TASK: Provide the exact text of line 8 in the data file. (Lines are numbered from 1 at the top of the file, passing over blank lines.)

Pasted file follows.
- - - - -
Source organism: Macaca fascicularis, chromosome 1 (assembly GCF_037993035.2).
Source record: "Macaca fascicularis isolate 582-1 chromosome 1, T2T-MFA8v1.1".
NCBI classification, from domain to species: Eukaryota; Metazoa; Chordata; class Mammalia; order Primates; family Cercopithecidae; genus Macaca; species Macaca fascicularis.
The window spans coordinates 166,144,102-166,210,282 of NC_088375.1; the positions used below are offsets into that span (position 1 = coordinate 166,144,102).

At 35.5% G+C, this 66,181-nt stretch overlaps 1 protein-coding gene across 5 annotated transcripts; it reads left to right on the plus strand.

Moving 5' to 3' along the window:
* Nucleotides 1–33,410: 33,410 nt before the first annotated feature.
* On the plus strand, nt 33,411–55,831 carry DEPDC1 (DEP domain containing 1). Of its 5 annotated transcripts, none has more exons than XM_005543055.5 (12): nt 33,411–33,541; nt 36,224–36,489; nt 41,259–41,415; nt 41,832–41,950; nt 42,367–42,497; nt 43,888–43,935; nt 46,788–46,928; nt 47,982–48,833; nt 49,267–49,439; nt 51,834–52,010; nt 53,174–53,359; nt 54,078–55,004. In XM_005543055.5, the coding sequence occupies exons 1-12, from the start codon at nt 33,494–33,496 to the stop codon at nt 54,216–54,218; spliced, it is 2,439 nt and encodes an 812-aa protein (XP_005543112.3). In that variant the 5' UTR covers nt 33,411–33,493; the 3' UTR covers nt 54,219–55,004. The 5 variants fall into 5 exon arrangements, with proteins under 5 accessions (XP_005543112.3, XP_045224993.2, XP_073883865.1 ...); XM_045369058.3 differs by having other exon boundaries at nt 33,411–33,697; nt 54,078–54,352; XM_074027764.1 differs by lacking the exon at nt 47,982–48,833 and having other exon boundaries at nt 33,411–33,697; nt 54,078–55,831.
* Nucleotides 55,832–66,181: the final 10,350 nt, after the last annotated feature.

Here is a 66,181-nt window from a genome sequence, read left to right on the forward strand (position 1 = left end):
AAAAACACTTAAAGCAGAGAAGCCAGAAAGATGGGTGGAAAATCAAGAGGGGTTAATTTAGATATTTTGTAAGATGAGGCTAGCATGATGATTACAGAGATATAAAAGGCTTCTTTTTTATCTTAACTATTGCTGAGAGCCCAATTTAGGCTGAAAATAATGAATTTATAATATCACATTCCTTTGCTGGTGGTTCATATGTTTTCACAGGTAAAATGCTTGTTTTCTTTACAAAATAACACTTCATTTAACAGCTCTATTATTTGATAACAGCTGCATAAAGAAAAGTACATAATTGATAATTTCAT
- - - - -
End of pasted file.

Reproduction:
* On the plus strand, nt 33,411–55,831 carry DEPDC1 (DEP domain containing 1). Of its 5 annotated transcripts, none has more exons than XM_005543055.5 (12): nt 33,411–33,541; nt 36,224–36,489; nt 41,259–41,415; nt 41,832–41,950; nt 42,367–42,497; nt 43,888–43,935; nt 46,788–46,928; nt 47,982–48,833; nt 49,267–49,439; nt 51,834–52,010; nt 53,174–53,359; nt 54,078–55,004. In XM_005543055.5, the coding sequence occupies exons 1-12, from the start codon at nt 33,494–33,496 to the stop codon at nt 54,216–54,218; spliced, it is 2,439 nt and encodes an 812-aa protein (XP_005543112.3). In that variant the 5' UTR covers nt 33,411–33,493; the 3' UTR covers nt 54,219–55,004. The 5 variants fall into 5 exon arrangements, with proteins under 5 accessions (XP_005543112.3, XP_045224993.2, XP_073883865.1 ...); XM_045369058.3 differs by having other exon boundaries at nt 33,411–33,697; nt 54,078–54,352; XM_074027764.1 differs by lacking the exon at nt 47,982–48,833 and having other exon boundaries at nt 33,411–33,697; nt 54,078–55,831.